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If our brains rely on thousands of different pathways to function, where do researchers even start for cognitive disease like Alzheimer’s disease (AD)? It’s as complicated as it sounds, but researcher Nikolaos Robakis is able to break the process down for listeners and offer insight on neurodegenerative diseases of the brain.

Listen and learn

  • How there are two forms of Alzheimer’s and what molecular biology techniques are used to study them,
  • What role risk factors like diabetes and cardiovascular disease play,
  • Why they’ve zeroed in on the mutation evident in familial Alzheimer’s and what it might mean for both types, and
  • What they hope to understand about the cascade that leads to neurodegeneration.

Nikolaos K. Robakis is a professor of neuroscience and psychiatry at the Icahn School of Medicine at Mt. Sinai. He’s also the A.P. Slaner Professor for Alzheimer’s Disease Research. Fine-tuning the prevention and management of Alzheimer’s disease relies on a clearer understanding of how the neurodegeneration develops, and that’s where Dr. Robakis’ work comes in.

He explains that there are actually two forms of Alzheimer’s disease: one is the genetic form, called familial Alzheimer’s, and the other much more common type that has polymorphic causes is termed the sporadic familial form.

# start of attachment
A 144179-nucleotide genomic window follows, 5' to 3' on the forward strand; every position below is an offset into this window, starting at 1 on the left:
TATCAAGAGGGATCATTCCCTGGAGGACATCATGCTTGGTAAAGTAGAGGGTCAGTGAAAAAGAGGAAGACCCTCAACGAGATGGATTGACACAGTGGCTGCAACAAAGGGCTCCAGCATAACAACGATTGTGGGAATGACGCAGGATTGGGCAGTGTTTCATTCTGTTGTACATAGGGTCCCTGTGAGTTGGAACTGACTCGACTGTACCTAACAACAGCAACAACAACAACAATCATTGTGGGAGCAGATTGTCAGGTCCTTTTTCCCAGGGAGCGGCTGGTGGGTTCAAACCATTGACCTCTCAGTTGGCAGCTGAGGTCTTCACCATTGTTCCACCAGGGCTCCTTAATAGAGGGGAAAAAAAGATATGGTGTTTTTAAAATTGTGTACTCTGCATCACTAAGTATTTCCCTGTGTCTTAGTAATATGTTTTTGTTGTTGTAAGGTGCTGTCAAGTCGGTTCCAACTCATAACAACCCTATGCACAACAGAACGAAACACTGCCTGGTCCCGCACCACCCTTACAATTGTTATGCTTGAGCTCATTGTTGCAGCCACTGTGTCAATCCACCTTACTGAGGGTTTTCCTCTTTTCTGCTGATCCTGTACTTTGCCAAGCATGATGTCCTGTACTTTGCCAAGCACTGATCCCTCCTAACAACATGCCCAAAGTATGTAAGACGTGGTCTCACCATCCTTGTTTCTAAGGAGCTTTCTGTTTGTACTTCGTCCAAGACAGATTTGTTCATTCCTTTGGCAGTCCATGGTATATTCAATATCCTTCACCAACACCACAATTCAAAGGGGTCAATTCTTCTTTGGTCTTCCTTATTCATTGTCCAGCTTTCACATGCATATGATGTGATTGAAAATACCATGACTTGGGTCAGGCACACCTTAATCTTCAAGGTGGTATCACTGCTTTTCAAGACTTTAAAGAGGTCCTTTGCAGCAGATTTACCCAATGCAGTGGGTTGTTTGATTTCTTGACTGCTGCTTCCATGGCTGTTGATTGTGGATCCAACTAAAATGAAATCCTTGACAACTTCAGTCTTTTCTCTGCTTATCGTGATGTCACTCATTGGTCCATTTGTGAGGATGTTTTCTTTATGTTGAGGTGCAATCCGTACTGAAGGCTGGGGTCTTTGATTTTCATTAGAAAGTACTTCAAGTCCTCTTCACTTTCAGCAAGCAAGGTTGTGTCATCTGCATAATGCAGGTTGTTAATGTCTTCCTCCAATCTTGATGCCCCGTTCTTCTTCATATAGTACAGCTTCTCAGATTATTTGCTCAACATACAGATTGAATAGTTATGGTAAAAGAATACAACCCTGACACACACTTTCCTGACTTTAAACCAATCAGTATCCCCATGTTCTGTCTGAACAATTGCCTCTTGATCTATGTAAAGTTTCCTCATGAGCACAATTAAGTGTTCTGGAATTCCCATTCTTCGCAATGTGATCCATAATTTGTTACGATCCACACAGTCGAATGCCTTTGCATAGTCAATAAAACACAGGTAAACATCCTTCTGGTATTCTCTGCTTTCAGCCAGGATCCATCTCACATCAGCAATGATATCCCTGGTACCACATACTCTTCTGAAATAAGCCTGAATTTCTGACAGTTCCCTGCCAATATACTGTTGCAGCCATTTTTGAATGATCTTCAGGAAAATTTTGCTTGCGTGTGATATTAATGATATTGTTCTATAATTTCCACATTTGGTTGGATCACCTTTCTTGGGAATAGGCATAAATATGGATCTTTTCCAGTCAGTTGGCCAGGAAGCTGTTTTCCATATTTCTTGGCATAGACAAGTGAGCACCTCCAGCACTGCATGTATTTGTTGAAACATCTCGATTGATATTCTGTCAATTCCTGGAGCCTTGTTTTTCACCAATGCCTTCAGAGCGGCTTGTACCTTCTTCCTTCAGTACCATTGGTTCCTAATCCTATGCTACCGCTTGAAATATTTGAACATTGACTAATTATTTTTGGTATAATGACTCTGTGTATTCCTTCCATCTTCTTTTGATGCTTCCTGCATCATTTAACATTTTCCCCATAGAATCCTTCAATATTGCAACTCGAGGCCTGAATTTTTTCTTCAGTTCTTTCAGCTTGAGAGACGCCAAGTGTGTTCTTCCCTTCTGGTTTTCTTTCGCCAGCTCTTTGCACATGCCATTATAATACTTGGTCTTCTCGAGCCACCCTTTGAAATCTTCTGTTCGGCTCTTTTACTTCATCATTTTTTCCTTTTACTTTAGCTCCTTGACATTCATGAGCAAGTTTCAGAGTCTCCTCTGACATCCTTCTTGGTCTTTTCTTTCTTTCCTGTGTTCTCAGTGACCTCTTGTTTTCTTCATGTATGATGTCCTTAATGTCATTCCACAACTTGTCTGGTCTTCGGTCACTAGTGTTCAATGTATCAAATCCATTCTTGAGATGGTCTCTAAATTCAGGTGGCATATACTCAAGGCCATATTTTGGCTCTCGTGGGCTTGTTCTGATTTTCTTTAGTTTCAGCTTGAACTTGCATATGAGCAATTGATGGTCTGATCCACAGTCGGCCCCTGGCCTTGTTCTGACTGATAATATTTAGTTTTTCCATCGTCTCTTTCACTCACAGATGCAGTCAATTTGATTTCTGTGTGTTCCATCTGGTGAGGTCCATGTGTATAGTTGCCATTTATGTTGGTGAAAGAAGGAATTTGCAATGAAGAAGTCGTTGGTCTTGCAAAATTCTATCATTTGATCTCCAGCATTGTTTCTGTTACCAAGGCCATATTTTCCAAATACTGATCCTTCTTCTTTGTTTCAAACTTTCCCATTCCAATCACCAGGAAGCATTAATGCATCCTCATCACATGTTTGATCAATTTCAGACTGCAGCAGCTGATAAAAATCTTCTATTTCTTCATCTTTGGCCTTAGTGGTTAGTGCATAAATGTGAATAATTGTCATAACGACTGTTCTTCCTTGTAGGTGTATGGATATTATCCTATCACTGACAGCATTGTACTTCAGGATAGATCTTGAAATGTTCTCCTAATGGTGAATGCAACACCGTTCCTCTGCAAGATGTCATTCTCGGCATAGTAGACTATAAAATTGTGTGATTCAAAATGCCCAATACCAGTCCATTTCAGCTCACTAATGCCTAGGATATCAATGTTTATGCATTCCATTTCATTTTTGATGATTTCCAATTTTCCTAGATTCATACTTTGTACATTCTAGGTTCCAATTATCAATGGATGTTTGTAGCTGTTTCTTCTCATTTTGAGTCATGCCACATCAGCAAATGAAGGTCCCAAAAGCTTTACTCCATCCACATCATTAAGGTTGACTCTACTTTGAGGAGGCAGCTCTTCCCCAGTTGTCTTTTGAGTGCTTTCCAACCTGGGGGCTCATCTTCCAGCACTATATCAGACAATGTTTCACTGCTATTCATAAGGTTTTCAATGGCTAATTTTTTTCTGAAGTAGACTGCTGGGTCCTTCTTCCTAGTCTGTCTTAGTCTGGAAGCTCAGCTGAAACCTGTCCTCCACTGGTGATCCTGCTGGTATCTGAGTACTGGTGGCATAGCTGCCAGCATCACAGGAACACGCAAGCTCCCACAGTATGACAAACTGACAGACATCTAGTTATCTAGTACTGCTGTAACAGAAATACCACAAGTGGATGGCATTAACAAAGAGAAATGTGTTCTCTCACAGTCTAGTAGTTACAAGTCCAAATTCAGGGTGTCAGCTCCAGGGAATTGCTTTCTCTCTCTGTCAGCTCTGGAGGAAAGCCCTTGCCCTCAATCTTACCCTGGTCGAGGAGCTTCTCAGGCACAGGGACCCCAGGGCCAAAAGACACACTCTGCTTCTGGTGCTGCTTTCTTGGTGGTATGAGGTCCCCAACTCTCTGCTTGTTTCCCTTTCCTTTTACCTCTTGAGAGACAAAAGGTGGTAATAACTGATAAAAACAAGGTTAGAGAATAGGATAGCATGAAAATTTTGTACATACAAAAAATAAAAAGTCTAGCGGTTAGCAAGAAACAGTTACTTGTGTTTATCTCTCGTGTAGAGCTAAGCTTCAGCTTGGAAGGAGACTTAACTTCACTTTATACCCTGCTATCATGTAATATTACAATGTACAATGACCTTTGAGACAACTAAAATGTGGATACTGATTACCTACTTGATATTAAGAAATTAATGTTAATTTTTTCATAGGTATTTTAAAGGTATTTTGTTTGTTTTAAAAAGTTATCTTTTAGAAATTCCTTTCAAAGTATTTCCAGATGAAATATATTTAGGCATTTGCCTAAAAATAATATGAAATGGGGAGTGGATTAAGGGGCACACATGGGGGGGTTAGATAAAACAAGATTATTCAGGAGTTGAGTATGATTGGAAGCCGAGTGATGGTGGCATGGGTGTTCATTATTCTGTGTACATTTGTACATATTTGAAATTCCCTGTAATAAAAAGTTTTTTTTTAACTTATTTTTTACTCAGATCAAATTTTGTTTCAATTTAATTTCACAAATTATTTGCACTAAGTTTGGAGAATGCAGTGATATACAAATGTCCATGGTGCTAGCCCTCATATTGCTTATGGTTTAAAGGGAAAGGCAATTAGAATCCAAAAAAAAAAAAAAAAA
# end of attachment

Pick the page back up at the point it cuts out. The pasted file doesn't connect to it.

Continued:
While previously it was thought plaques and tangles in the brain caused Alzheimer’s, researchers like Robakis have found that’s not necessarily true. By creating a model of familial Alzheimer’s, which has a very simple one-gene mutation at its inception, he hopes to learn more about the cascade that leads to the neurodegeneration in both types. While they know about this amino acid mutation, they don’t understand how it leads to neuronal death. He adds, “the central question is, what causes the acceleration in the neuronal death?”

Listen in to find out what they think thus far and how this might contribute to better treatment for dementia patients.

Episode also available on Apple Podcasts: apple.co/30PvU9C

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